Two members to be inducted into the “Hall of Fame”

     The Jonesborough Genealogical Society (JGS) will be celebrating its 34th anniversary and induct the “Hall of Fame” Class of 2024, Linda Mauk Gray and Anne G’Fellers Mason into the Jonesborough Genealogical Society “Hall of Fame” on Saturday, April 27, at 10 a.m. at the Washington County-Jonesborough Library, 200 Sabin Drive, Jonesborough, Tennessee. The public is invited. Jeff Harmon, engineer, and history researcher will be our speaker.

A native of Washington County, Linda Kay Mauk Gray is a very passionate volunteer, director, and retired educator. Linda Mauk Gray has been a member of the society since 2018, after participating in the Tours of Historic Washington County and becoming a very active volunteer. Since 2020, she has served as a Director on the Board of Directors. In every avenue of life, Linda makes a difference for those around her and accomplishes more than anyone can imagine. No matter where the society is participating, conducting a program, or event, she is attending, bringing homemade snacks or loaves of bread for give aways, and helping set up and clean up. Even only serving on the Board of Directors for four years, her work ethic has been showcased in her love for students and local history through her accomplished leadership role as chair of the Teachers Workshop Committee, which brought together an outstanding Teachers Workshop in 2023 entitled, “How History and Genealogy Meets State Standards.” She also volunteers with the Washington College Alumni Association, the Netherland Inn Museum, and other heritage organizations including the Boones Creek Historical Trust and Opry. She is a key figure in her family’s wellbeing and continues to operate her farm in Washington College. Linda is also a member of the Kingsport Retired Teachers, where she has served as a co-recording secretary. Among other accomplishments, Linda is a 1962 graduate of Washington College Academy and a 1966 graduate of East Tennessee State University. In 2016, she was a member of the Class of 2016 Golden Fifties Inductees, where she celebrated 50 years as an alumnus of ETSU.

No stranger to Jonesborough, Anne G’Fellers-Mason is the Program Manager for the McKinney Center where she oversees the StoryTown Initiative, including the monthly StoryTown Radio Show. Prior to her employment with the Town of Jonesborough, she served as the Executive Director of the Heritage Alliance of Northeast Tennessee and Southwest Virginia, a non-profit organization she had worked with since 2008. She has a BA in History/Theatre from Mars Hill University, a MA in History from ETSU, and an MFA in Playwriting from Hollins University. She combines her degrees to write history-based plays including the award-winning “A Spot on the Hill” that takes place every fall in the Old Jonesborough Cemetery and the award-winning “Nancy” that tells the story of an enslaved woman who was enslaved by Elihu Embree while he was writing his abolitionist newspaper The Emancipator. Anne is also a published author through Mountain Gap Books. Her titles include The Summer Between, Haints and Hollers: New Ghost Tales from Appalachia, and Shelved: Appalachian Resilience Amid COVID-19.

This year meeting will feature Jeff Harmon, who will speak on general history of the area and the use of Sanborn Maps and other municipal documents. Jeff Harmon is an engineer with the City of Johnson City’s Public Works Department. He is currently working on the West Walnut Street Redevelopment Project. Having lived in Northeast Tennessee and still having family in the area, he and his family, wife Helen and daughter Emily, moved here from Tampa, FL 10 years ago. Prior to this, he was an environmental engineering consultant, working mainly in water treatment on the east coast. A graduate of both the University of Tennessee and the University of Florida, his loyalty to his home state has never wavered and he has carried the Tri-Star flag all over the world.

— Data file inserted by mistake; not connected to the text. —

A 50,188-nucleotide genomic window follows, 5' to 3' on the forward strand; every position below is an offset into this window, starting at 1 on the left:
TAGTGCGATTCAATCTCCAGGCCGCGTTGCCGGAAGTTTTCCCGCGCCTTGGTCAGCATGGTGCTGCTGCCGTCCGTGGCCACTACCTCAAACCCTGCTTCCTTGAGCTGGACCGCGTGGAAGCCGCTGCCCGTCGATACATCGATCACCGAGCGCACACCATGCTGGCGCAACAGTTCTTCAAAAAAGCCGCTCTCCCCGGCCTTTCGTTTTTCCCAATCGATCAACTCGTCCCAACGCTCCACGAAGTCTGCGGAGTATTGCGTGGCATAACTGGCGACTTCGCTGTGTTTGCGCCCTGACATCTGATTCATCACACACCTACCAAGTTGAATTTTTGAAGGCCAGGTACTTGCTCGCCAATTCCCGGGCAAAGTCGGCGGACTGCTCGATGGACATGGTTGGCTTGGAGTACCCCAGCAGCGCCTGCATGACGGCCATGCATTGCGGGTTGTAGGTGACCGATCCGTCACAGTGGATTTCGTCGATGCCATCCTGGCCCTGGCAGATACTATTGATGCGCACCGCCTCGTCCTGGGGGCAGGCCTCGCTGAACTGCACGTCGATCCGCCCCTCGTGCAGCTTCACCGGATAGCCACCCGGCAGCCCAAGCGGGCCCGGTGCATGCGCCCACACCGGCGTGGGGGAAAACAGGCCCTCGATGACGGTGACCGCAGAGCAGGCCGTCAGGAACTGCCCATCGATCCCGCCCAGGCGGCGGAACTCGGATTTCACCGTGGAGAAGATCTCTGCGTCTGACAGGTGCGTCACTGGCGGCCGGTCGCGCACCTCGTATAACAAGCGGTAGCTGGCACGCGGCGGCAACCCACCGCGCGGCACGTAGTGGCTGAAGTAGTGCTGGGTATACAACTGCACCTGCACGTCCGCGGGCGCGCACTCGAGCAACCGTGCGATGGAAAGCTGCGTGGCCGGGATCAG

His ancestry includes Moravian Germans who settled in North Carolina and still maintain an active presence. Many lived in and around Kings Mountain during the Revolution. One ancestor met up with and led the patriots that fateful autumn day in 1780 to Ferguson’s men. As the fighting was ending, he saw his brother wearing a sprig of green, the sign of a Tory. Carrying the mutual hatred of their opposed causes that outrivaled their fraternal bonds, they fired and killed each other on the spot in what Isaac Shelby called the most extraordinary event he witnessed that day. Other ancestral lines derive from Scots-Irish, Welsh, Norwegian and even Sub-Saharan Africa.

The Jonesborough Genealogical Society was formed in 1990, when a group of local genealogists came together to create a genealogy collection at the Washington County-Jonesborough Library.  On Wednesday, August 22, 1990, the Jonesborough Genealogical Society column, “Digging for Your Roots,” first appeared in the Jonesborough Herald & Tribune with Editor Elaine Scott Cantrell and first article written by Loraine Bennett Rae. the “Digging for Your Roots” column was written by Judge John Kiener. Today, the “Digging for Your Roots” Column has been revived and is in the Jonesborough Herald & Tribune each week.  Today, the Jonesborough Genealogical Society meets on the 4th Saturday, January through October as we have our “Genealogical Day” at the Washington County- Jonesborough Library.  The Jonesborough Genealogical Society also conducts Genealogy Help Nights on the second Saturday of each month from January-December at the Washington County- Jonesborough Library from 6 pm to 8 pm. We invite you to visit our web page at jgstn.org or join our Facebook page at https://www.facebook.com/tnjgs/.

     For more information on this event or any other event of the JGS please contact, Chad Bailey, President, at (423) 791-8295 or by e-mail at info@jgstn.org.